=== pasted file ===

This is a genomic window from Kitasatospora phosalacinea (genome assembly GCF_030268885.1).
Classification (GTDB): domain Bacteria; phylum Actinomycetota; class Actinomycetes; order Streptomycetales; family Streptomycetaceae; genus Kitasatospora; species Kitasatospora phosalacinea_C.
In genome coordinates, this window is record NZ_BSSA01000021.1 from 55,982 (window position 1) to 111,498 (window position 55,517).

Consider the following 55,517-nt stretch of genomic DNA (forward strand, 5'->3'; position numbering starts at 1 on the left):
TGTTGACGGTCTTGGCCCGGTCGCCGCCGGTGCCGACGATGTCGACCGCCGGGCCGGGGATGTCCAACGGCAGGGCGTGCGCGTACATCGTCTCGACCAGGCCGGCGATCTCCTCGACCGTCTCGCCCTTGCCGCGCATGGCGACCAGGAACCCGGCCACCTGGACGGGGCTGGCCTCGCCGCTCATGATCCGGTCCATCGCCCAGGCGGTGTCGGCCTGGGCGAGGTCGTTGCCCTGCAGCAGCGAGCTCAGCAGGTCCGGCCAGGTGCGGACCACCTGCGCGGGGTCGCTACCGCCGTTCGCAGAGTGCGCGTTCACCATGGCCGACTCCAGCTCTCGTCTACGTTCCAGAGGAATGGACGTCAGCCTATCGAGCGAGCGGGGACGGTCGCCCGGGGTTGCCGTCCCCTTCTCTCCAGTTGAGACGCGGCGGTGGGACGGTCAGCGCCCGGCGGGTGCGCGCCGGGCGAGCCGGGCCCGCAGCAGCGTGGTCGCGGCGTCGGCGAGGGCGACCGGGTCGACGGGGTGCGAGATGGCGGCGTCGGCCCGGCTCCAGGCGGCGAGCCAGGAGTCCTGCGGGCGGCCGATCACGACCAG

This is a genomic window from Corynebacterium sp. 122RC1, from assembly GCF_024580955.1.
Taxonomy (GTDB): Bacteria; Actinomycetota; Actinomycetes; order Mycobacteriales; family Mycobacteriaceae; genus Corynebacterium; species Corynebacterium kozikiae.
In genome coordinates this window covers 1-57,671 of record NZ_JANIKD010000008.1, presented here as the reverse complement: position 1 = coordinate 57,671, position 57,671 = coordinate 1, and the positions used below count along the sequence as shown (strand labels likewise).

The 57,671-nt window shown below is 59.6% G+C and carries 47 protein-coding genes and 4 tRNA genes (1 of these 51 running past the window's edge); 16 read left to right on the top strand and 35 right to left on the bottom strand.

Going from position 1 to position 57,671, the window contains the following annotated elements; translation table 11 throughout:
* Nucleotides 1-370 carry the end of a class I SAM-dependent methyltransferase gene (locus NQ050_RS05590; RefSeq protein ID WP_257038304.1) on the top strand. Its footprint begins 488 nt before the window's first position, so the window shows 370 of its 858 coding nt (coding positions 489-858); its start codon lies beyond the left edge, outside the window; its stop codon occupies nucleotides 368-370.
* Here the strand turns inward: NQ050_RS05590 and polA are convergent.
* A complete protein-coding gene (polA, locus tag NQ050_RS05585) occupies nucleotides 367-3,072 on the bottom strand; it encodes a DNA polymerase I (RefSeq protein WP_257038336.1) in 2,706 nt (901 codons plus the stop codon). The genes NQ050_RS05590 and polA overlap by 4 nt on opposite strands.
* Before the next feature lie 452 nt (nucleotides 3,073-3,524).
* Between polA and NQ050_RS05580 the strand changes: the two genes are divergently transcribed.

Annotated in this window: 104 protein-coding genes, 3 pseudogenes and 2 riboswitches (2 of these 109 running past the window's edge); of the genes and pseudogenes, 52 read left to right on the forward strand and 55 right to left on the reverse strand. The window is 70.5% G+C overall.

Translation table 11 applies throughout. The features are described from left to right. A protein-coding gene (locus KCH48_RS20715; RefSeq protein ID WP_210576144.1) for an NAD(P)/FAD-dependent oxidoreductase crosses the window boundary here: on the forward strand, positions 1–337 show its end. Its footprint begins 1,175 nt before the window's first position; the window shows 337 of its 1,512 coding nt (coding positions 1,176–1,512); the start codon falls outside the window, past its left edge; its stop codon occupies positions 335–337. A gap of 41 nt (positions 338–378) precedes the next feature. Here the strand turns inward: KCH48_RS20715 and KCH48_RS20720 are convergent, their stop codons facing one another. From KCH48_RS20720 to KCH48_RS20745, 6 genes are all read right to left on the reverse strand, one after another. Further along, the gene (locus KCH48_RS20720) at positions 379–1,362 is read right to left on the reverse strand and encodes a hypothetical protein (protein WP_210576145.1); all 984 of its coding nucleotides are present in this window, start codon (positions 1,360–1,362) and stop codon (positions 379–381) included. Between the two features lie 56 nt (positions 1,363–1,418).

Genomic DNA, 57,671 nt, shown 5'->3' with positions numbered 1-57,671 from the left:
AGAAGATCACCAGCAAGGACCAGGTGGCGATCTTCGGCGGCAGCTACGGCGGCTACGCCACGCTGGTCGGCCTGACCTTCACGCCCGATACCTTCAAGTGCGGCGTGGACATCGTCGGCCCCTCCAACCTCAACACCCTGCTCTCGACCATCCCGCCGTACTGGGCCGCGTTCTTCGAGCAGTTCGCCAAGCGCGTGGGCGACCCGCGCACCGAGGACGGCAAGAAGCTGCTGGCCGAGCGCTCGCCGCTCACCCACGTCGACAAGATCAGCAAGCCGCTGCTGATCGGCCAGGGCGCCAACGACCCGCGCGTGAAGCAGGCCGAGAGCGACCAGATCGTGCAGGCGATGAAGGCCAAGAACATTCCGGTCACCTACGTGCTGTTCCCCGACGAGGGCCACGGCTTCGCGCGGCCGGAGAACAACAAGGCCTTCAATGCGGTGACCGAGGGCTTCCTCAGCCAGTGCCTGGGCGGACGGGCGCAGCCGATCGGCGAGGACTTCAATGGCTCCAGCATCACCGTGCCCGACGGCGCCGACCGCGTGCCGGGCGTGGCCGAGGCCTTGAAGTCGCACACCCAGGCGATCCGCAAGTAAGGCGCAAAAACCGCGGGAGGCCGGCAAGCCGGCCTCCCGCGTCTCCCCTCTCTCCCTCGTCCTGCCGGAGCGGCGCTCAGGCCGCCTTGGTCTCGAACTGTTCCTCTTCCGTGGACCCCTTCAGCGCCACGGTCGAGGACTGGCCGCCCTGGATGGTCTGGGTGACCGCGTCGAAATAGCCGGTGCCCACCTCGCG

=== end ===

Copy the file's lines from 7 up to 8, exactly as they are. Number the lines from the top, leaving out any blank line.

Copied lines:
Taxonomy (GTDB): Bacteria; Actinomycetota; Actinomycetes; order Mycobacteriales; family Mycobacteriaceae; genus Corynebacterium; species Corynebacterium kozikiae.
In genome coordinates this window covers 1-57,671 of record NZ_JANIKD010000008.1, presented here as the reverse complement: position 1 = coordinate 57,671, position 57,671 = coordinate 1, and the positions used below count along the sequence as shown (strand labels likewise).